I might have mentioned before in this blog that my dad is a Nasi Kandar fan. And it is a known fact in our family that he gets up really early before the crack of dawn, carries out his daily chores and usually stops by for a quick breakfast at a nasi kandar stall of his choice. How he can wolf down a plate of rice with heavy curries, meats etc so early in the morning may baffle most, but hey he’s had a lot of ‘practice’ after all these years 😛
Many a time have I heard him mention this unassuming Nasi Kandar stall as we drive past the busy Jelutong Road, claiming it to be one of the best in town (he prefers this over the more famous Line Clear Nasi Kandar). Also, there are claims that this is one of the very first Nasi Kandar stalls in Penang.
When dad told me the vendors still use the ‘kandar’ (long pole used to balance the pots of rice), I was intrigued and decided that it was time I followed him to his ‘haunt’ to see what the fuss was all about.
And so, very unwillingly I dragged myself out of bed at 5.30am one Sunday morning (and this was after I had only about 3 hours sleep, having taken in a midnight movie the night before! How this happened was well… because I had completely forgotten that I had boldly informed dad that I was following him to his nasi kandar haunt and subsequently agreed to a midnite movie! So in order to avoid any ‘lazy bum’ jokes, do or die I had to get up from bed that morning…)
Anyway, I digress… Back to the matter at hand…..food! 🙂
It was still pitch black when we arrived at a very old and nostalgic Kedai Kopi Tai Min, which houses the sole food stall – the Nasi Kandar. Already there was a small queue forming to ‘ta pao’ (take away). So it would seem my dad had ‘buddies’ who also ate nasi kandar at such an early hour! I could tell almost everyone there was a regular, me being the only female patron at that time, and also the ‘foreign object’ as I garnered curious, almost hostile stares the moment I whipped out my camera. 😛 (well, to be fair, it was only 6am and I think anyone would stare suspiciously at a camera wielding woman at that hour!)
I left the ordering to dad, and he requested for his ‘usual’ (but added in a few things to accomodate me). Normally, one’s Nasi Kandar meal would consist of rice, whatever dish chosen would be piled on top and then flooded (‘banjir’) in an assortment of curry. But dad… he eats it a lil differently. He likes the curries and dishes on the side. So that’s how we ate it that morning.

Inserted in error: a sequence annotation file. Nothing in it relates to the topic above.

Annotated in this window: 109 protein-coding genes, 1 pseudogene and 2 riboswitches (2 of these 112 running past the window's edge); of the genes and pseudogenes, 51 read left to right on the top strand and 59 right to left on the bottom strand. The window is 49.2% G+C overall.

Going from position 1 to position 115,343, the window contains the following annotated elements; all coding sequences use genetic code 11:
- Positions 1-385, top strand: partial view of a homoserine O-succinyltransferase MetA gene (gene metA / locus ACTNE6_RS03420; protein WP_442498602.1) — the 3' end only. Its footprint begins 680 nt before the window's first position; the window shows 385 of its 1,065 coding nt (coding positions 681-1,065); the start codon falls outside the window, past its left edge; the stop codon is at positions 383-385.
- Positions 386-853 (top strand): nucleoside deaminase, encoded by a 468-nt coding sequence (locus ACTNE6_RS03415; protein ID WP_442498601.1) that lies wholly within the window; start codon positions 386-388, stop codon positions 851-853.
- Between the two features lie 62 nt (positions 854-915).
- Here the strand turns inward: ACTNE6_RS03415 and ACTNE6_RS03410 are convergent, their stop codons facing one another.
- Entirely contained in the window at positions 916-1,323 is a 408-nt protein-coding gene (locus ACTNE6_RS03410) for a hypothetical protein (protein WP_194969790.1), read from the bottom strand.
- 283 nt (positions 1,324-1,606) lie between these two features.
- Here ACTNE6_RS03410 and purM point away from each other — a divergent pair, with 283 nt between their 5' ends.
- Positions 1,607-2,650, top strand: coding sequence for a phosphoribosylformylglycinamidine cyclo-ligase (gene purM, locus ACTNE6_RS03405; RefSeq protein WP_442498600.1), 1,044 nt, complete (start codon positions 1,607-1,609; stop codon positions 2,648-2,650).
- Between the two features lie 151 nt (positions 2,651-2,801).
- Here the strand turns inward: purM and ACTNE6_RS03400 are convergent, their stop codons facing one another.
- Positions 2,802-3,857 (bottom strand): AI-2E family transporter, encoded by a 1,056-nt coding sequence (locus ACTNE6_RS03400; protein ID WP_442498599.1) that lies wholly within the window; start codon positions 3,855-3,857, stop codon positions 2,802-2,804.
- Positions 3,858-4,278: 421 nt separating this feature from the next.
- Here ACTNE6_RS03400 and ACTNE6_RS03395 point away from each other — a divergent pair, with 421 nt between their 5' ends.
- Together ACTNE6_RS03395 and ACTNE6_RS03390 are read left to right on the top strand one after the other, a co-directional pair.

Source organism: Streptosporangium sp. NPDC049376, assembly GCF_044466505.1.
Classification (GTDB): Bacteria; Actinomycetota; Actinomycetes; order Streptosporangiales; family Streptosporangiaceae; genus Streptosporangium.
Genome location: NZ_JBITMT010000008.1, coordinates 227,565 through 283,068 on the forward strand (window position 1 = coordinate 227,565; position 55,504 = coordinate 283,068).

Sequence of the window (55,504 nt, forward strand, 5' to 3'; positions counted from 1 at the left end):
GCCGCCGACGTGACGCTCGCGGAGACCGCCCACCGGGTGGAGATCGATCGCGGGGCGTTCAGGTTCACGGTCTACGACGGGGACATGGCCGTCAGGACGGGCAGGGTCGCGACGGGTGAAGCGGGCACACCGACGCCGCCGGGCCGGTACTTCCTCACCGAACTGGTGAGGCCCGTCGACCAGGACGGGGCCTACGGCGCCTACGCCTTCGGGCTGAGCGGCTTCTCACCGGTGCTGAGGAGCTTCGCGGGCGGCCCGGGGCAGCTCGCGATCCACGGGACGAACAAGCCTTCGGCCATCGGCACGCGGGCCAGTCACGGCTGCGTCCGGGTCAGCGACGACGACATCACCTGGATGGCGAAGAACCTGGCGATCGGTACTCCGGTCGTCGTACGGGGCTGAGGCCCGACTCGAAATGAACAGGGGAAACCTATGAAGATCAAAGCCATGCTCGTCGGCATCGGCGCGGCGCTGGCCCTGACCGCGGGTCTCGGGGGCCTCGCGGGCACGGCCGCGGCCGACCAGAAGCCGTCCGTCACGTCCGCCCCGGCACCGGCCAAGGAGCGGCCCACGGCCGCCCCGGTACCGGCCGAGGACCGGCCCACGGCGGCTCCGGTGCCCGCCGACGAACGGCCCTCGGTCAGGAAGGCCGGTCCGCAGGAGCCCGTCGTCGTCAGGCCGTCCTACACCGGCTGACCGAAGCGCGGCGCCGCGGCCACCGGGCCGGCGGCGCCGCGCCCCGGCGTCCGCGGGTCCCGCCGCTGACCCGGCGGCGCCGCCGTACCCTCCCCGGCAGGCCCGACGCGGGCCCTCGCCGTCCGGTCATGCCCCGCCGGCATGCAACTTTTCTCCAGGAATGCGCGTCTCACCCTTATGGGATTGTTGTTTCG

We had 2 pieces each of fried fish and beef served in plate with a curry mix (Ok, this is weird even for me, but if that’s how dad eats it…then ok la…) And another plate held a huge piece of fried chicken drenched in chicken curry. I had asked for a very small portion of rice.
I dug in, even though I wasn’t quite ready for such a heavy meal at such an early hour. But, I was pleasantly surprised. The curries here were not at all heavy and thick. Instead, it was light, yet tasty. I am told they hardly use ‘santan’ (coconut milk) in their cooking, which perhaps explains the light curries.
I could see why dad likes his fried fish drenched in curry – the fried fish meat gets to soak up the yummy curry! Meanwhile, the beef wasn’t as tender as I would have liked but still imparted lots of flavor.
Dad also told me that they place a bit of salt in their rice. Most interesting! And one of the reasons he favors this place is because of the piping hot rice (something very important to him!)
By the time we finished our meal (about 30mins after we arrived), the nasi kandar stall had already sold off nearly a bucket of rice! How’s that for brisk business?
Perhaps another reason for this stall’s popularity is their reasonable prices. Dad tells me they are reasonably cheaper than other franchise Nasi Kandar stalls. Our meal that morning with 2 plates of rice, 2 pieces each of fried fish and beef and a huge piece of fried chicken cost us less than RM10.
Perhaps Penang’s very first Nasi Kandar stall is located in Kedai Kopi Tai Min, along Jelutong Road (opposite the Jelutong Police station). Starts business from as early as 6am til their sold out (usually til lunch hour on week days, might finish before that on week ends). Usually open 7 days a week, but they do take a day off or so every now and then.
I would say this place definitely warrants a visit, for a slice of old Penang nostalgia. The place has a very down to earth feel to it, nothing fancy. Just fast, efficient, food that feeds your soul.